J. Edgar Hoover was the man who created the Federal Bureau of Investigation (FBI). He was the head of the FBI for 47 years and was considered one of the most powerful men. His power did not only come in bullets and manpower, but secrets. He kept files on many of the political powers including Martin Luther King, John F. Kennedy and Richard Nixon.
What is most ironic about Hoover was that his own personal life was far from acceptable for the time. He was a bit strange. Many know of the rumors that he dressed in his mothers clothes and even lived and slept with his assistant for 40 years.
The film is very much a Clint Eastwood film; the precise attention to detail, the dark and shadowy lighting (almost having a Mise-en-scene feel to it) and the gloomy soundtrack which fit perfectly.
Eastwood uses some interesting directing technique in “J. Edgar.” He uses flashbacks and aging make-up. This is not unique in any way, films such as “Amadeus” and “The Notebook” have used it also. But Eastwood makes it believable where other films may fail.
The film is a dive into the life of J. Edgar Hoover (played by Leonardo DiCaprio); however it is presented differently. It opens with some background story on J. Edgar, then it switches to Hoover as an older man narrating his life story to a journalist.
We are bounced back and forth into the young J. Edgar and the older one. As a young man he was dedicated and ambitious, but later in life he had much to lose. When Hoover’s died in 1972, President Nixon was more concerned about those secret files mentioned above (makes sense for a crook like Nixon).
This isn’t the first time we see DiCaprio in a quirky, unusual character; his performance as Howard Hughes in the 2004 Scorsese picture, “Aviator” shared some similar unusual characteristics (wiping his hands after handshakes, neatness and similar over protective mothers…etc).
When I watched this film, I sensed that Eastwood was not the biggest fan of Hoover Although Hoover’s his contributions to this country and its law-enforcement are unmatched, he was a walking contradiction. Throughout the film, there are very strong homosexual innuendos.
It was a rumor that Hoover was gay with his assistant director, Clyde Tolson (Armie Hammer), but what is ironic is that Hoover was very much against homosexuality. He go after anyone who accused him and he never hired homosexuals. It was even rare for him to hire women (tells us something, eh).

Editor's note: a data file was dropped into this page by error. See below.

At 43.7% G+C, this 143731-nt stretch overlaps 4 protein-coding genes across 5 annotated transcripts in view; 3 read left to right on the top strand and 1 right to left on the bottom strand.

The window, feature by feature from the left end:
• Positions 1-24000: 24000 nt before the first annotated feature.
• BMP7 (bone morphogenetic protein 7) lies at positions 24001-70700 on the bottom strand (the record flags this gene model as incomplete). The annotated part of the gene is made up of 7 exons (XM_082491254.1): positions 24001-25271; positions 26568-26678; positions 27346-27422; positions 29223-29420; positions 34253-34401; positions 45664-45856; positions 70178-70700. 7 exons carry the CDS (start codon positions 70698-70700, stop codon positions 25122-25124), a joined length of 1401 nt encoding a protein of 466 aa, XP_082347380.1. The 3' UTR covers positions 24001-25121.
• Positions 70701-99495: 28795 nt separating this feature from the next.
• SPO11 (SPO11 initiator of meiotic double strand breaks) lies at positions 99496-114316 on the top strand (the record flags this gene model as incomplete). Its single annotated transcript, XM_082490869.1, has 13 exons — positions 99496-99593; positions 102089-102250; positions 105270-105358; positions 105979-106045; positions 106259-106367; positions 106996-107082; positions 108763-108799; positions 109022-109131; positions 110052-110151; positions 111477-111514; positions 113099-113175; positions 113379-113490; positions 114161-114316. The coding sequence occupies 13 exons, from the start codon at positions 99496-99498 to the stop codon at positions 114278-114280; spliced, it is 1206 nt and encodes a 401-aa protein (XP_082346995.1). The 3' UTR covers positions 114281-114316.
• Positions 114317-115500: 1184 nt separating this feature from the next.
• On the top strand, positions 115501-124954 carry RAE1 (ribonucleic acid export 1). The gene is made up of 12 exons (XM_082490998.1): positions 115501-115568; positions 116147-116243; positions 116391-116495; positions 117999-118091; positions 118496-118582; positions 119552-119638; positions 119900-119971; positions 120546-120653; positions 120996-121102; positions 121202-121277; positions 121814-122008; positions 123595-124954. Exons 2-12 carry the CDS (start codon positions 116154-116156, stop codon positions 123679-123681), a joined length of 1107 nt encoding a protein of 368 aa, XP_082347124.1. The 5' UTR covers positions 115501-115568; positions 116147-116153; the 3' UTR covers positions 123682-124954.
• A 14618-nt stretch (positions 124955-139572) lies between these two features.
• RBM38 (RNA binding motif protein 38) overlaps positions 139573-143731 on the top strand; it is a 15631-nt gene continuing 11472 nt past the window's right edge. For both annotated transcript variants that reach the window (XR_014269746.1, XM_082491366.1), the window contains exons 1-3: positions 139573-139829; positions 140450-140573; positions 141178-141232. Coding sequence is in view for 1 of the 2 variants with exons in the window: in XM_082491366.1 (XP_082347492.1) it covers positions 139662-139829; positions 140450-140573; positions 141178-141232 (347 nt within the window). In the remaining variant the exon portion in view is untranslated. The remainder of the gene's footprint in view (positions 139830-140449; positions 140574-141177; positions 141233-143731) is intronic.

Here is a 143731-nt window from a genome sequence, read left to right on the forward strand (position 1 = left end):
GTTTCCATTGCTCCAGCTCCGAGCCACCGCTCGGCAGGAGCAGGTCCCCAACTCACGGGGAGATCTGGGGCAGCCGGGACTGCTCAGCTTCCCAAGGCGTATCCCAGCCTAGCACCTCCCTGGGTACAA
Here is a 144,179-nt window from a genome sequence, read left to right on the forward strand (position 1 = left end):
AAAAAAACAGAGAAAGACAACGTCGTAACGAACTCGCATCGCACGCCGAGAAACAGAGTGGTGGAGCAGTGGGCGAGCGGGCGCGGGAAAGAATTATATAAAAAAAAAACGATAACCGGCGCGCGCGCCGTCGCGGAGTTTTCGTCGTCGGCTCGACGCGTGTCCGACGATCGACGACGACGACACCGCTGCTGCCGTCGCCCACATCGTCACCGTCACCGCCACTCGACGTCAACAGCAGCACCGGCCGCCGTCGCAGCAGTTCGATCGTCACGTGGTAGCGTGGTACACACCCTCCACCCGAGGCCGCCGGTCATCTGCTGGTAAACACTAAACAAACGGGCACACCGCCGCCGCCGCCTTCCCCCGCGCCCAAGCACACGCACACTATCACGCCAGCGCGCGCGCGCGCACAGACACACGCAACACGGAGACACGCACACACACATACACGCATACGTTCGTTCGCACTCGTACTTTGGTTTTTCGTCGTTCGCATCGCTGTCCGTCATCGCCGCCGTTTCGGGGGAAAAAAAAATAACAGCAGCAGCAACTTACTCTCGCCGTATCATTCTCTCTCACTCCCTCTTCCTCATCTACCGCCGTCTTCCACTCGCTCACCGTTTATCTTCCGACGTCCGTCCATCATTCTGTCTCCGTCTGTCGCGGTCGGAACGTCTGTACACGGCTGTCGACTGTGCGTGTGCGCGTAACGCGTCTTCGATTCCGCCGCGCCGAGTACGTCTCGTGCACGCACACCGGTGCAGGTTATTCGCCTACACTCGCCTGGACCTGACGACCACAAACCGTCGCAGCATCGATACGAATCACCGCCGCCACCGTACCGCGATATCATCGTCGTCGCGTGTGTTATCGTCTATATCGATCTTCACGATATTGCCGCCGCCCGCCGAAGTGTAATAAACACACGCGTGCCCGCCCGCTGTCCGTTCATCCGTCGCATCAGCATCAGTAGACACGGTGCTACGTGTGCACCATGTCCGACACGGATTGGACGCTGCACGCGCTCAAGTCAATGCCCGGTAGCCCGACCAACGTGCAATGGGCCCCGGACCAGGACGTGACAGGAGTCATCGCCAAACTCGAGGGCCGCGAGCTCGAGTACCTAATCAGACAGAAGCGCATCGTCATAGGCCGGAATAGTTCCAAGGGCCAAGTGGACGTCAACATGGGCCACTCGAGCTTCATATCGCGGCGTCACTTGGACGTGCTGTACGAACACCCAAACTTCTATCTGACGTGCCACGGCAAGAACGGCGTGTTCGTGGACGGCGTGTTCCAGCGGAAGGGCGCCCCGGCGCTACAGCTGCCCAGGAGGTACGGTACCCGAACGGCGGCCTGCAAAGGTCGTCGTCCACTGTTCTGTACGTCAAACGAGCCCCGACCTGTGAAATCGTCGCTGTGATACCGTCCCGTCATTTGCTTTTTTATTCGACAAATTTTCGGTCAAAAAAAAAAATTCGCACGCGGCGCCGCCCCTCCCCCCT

The relationship between Hoover and Tolson is a very interesting one. Tolson was the only man who would make Hoover stutter and sweat. The two men never missed a lunch together. They had never been married nor had any interest in women. The rumors of Hoovers sexuality, as mentioned above, most likely shocked some because of his obsession with the private life of influential people. He was so invested in others’ sexual lives that he seems to go further into denial.
For a man with no interest in women, two of the most influential people in Hoover’s life were his mother (played by Judy Dench) and his attractive secretary, Helen (played by Naomi Watts). Hoover lived with his mother for 43 years. While working, he had the necessary bitter and emotionless demeanor that was required for his ultra-conservative agency, yet when in the presence of his mother, he was reduced to a complete child in a fantasy world.
During the film, Hoover attempts to court his secretary Helen. It is made very apparent that he has no interest in women when he admits,“It was time for a Mrs. Hoover.” Instead of the marriage out of love, he feels the need to protect his heterosexual reputation.
Overall, the film was excellent. I enjoy Clint Eastwood’s style, he has this fascination with detail that I can respect. It a must-see.